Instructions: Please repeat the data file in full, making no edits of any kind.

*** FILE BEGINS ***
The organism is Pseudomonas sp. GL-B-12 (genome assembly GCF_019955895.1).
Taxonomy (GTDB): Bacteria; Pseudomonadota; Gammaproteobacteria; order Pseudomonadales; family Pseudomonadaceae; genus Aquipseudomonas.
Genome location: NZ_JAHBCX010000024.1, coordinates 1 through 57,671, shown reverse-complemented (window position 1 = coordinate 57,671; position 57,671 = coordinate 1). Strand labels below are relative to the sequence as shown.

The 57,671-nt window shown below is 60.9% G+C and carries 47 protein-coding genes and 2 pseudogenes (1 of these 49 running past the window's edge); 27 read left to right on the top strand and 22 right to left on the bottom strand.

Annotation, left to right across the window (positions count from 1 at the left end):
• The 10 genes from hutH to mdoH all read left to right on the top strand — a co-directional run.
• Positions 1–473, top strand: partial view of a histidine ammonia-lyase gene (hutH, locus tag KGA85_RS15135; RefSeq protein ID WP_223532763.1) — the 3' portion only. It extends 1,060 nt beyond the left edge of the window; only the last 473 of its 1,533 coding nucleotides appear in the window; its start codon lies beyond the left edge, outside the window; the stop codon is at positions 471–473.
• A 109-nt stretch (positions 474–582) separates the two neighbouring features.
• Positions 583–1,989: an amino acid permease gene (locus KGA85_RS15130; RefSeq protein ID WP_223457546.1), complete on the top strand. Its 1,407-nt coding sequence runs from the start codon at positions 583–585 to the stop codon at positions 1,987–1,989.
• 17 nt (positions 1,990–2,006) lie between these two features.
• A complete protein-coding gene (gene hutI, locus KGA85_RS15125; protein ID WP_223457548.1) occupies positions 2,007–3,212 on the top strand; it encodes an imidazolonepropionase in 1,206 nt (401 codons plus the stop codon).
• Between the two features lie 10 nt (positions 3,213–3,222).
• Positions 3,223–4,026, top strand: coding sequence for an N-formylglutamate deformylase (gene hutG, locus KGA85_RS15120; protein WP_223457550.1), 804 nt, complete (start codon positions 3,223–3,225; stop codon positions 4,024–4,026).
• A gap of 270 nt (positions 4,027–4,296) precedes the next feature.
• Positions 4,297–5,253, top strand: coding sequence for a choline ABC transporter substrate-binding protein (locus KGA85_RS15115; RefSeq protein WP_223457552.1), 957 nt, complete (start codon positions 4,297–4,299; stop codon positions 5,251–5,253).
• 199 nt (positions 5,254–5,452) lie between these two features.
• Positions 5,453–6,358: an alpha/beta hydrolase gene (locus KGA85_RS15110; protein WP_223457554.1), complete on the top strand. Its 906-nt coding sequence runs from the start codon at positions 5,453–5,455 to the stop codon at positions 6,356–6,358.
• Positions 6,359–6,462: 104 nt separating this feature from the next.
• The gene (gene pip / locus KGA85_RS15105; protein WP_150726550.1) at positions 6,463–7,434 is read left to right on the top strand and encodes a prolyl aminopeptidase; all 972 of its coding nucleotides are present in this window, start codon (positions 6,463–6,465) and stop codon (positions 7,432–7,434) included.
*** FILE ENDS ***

The organism is Pseudomonas sp. GL-B-12 (genome assembly GCF_019955895.1).
Taxonomy (GTDB): Bacteria; Pseudomonadota; Gammaproteobacteria; order Pseudomonadales; family Pseudomonadaceae; genus Aquipseudomonas.
Genome location: NZ_JAHBCX010000024.1, coordinates 1 through 57,671, shown reverse-complemented (window position 1 = coordinate 57,671; position 57,671 = coordinate 1). Strand labels below are relative to the sequence as shown.

The 57,671-nt window shown below is 60.9% G+C and carries 47 protein-coding genes and 2 pseudogenes (1 of these 49 running past the window's edge); 27 read left to right on the top strand and 22 right to left on the bottom strand.

Annotation, left to right across the window (positions count from 1 at the left end):
• The 10 genes from hutH to mdoH all read left to right on the top strand — a co-directional run.
• Positions 1–473, top strand: partial view of a histidine ammonia-lyase gene (hutH, locus tag KGA85_RS15135; RefSeq protein ID WP_223532763.1) — the 3' portion only. It extends 1,060 nt beyond the left edge of the window; only the last 473 of its 1,533 coding nucleotides appear in the window; its start codon lies beyond the left edge, outside the window; the stop codon is at positions 471–473.
• A 109-nt stretch (positions 474–582) separates the two neighbouring features.
• Positions 583–1,989: an amino acid permease gene (locus KGA85_RS15130; RefSeq protein ID WP_223457546.1), complete on the top strand. Its 1,407-nt coding sequence runs from the start codon at positions 583–585 to the stop codon at positions 1,987–1,989.
• 17 nt (positions 1,990–2,006) lie between these two features.
• A complete protein-coding gene (gene hutI, locus KGA85_RS15125; protein ID WP_223457548.1) occupies positions 2,007–3,212 on the top strand; it encodes an imidazolonepropionase in 1,206 nt (401 codons plus the stop codon).
• Between the two features lie 10 nt (positions 3,213–3,222).
• Positions 3,223–4,026, top strand: coding sequence for an N-formylglutamate deformylase (gene hutG, locus KGA85_RS15120; protein WP_223457550.1), 804 nt, complete (start codon positions 3,223–3,225; stop codon positions 4,024–4,026).
• A gap of 270 nt (positions 4,027–4,296) precedes the next feature.
• Positions 4,297–5,253, top strand: coding sequence for a choline ABC transporter substrate-binding protein (locus KGA85_RS15115; RefSeq protein WP_223457552.1), 957 nt, complete (start codon positions 4,297–4,299; stop codon positions 5,251–5,253).
• 199 nt (positions 5,254–5,452) lie between these two features.
• Positions 5,453–6,358: an alpha/beta hydrolase gene (locus KGA85_RS15110; protein WP_223457554.1), complete on the top strand. Its 906-nt coding sequence runs from the start codon at positions 5,453–5,455 to the stop codon at positions 6,356–6,358.
• Positions 6,359–6,462: 104 nt separating this feature from the next.
• The gene (gene pip / locus KGA85_RS15105; protein WP_150726550.1) at positions 6,463–7,434 is read left to right on the top strand and encodes a prolyl aminopeptidase; all 972 of its coding nucleotides are present in this window, start codon (positions 6,463–6,465) and stop codon (positions 7,432–7,434) included.